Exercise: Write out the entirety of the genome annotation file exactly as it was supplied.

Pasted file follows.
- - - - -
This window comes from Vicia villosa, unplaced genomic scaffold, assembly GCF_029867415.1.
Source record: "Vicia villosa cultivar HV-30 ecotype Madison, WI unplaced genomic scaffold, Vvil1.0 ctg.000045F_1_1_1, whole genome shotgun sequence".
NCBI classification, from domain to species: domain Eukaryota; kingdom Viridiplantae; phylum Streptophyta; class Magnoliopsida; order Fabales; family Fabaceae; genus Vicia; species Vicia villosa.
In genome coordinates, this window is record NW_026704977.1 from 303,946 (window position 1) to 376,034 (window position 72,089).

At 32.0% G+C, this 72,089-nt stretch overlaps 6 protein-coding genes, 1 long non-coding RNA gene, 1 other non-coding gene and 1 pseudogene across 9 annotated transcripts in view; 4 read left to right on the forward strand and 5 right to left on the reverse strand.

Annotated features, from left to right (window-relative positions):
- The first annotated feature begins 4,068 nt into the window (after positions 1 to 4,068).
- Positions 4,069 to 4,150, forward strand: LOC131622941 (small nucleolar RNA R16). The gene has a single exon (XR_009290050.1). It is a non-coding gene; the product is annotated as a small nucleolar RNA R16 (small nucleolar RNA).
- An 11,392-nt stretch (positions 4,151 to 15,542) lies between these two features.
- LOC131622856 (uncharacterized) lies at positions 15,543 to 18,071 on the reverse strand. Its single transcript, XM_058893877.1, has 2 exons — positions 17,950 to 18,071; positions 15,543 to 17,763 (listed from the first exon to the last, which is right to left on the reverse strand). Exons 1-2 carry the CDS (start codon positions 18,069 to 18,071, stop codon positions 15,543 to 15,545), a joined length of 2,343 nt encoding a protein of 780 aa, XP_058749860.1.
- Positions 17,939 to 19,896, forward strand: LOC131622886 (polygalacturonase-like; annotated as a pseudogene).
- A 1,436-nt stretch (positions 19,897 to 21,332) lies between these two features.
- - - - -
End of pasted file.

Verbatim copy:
This window comes from Vicia villosa, unplaced genomic scaffold, assembly GCF_029867415.1.
Source record: "Vicia villosa cultivar HV-30 ecotype Madison, WI unplaced genomic scaffold, Vvil1.0 ctg.000045F_1_1_1, whole genome shotgun sequence".
NCBI classification, from domain to species: domain Eukaryota; kingdom Viridiplantae; phylum Streptophyta; class Magnoliopsida; order Fabales; family Fabaceae; genus Vicia; species Vicia villosa.
In genome coordinates, this window is record NW_026704977.1 from 303,946 (window position 1) to 376,034 (window position 72,089).

At 32.0% G+C, this 72,089-nt stretch overlaps 6 protein-coding genes, 1 long non-coding RNA gene, 1 other non-coding gene and 1 pseudogene across 9 annotated transcripts in view; 4 read left to right on the forward strand and 5 right to left on the reverse strand.

Annotated features, from left to right (window-relative positions):
- The first annotated feature begins 4,068 nt into the window (after positions 1 to 4,068).
- Positions 4,069 to 4,150, forward strand: LOC131622941 (small nucleolar RNA R16). The gene has a single exon (XR_009290050.1). It is a non-coding gene; the product is annotated as a small nucleolar RNA R16 (small nucleolar RNA).
- An 11,392-nt stretch (positions 4,151 to 15,542) lies between these two features.
- LOC131622856 (uncharacterized) lies at positions 15,543 to 18,071 on the reverse strand. Its single transcript, XM_058893877.1, has 2 exons — positions 17,950 to 18,071; positions 15,543 to 17,763 (listed from the first exon to the last, which is right to left on the reverse strand). Exons 1-2 carry the CDS (start codon positions 18,069 to 18,071, stop codon positions 15,543 to 15,545), a joined length of 2,343 nt encoding a protein of 780 aa, XP_058749860.1.
- Positions 17,939 to 19,896, forward strand: LOC131622886 (polygalacturonase-like; annotated as a pseudogene).
- A 1,436-nt stretch (positions 19,897 to 21,332) lies between these two features.